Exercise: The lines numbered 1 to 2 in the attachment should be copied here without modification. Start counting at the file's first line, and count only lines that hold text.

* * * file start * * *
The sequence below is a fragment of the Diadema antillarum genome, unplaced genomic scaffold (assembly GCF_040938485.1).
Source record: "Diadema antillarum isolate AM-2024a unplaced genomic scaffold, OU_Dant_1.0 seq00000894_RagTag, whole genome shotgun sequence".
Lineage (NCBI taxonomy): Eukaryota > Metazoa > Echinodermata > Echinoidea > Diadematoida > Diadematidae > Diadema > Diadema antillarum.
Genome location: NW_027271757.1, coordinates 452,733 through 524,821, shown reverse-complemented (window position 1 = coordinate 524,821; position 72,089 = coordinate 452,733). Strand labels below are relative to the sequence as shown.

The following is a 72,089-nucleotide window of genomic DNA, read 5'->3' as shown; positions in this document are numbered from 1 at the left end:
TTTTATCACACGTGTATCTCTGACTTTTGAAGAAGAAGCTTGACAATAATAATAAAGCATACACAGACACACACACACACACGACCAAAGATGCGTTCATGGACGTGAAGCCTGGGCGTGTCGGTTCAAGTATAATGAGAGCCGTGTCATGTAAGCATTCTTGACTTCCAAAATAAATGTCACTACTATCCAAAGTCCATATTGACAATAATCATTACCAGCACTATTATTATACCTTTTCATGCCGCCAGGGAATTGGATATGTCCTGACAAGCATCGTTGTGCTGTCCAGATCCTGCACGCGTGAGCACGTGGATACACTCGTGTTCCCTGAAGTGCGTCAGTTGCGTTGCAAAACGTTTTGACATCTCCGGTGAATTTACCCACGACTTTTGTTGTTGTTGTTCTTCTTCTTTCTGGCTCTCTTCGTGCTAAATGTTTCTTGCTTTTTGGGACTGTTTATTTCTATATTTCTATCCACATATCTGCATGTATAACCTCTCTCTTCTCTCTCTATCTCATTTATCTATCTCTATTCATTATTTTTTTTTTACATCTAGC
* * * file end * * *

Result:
The sequence below is a fragment of the Diadema antillarum genome, unplaced genomic scaffold (assembly GCF_040938485.1).
Source record: "Diadema antillarum isolate AM-2024a unplaced genomic scaffold, OU_Dant_1.0 seq00000894_RagTag, whole genome shotgun sequence".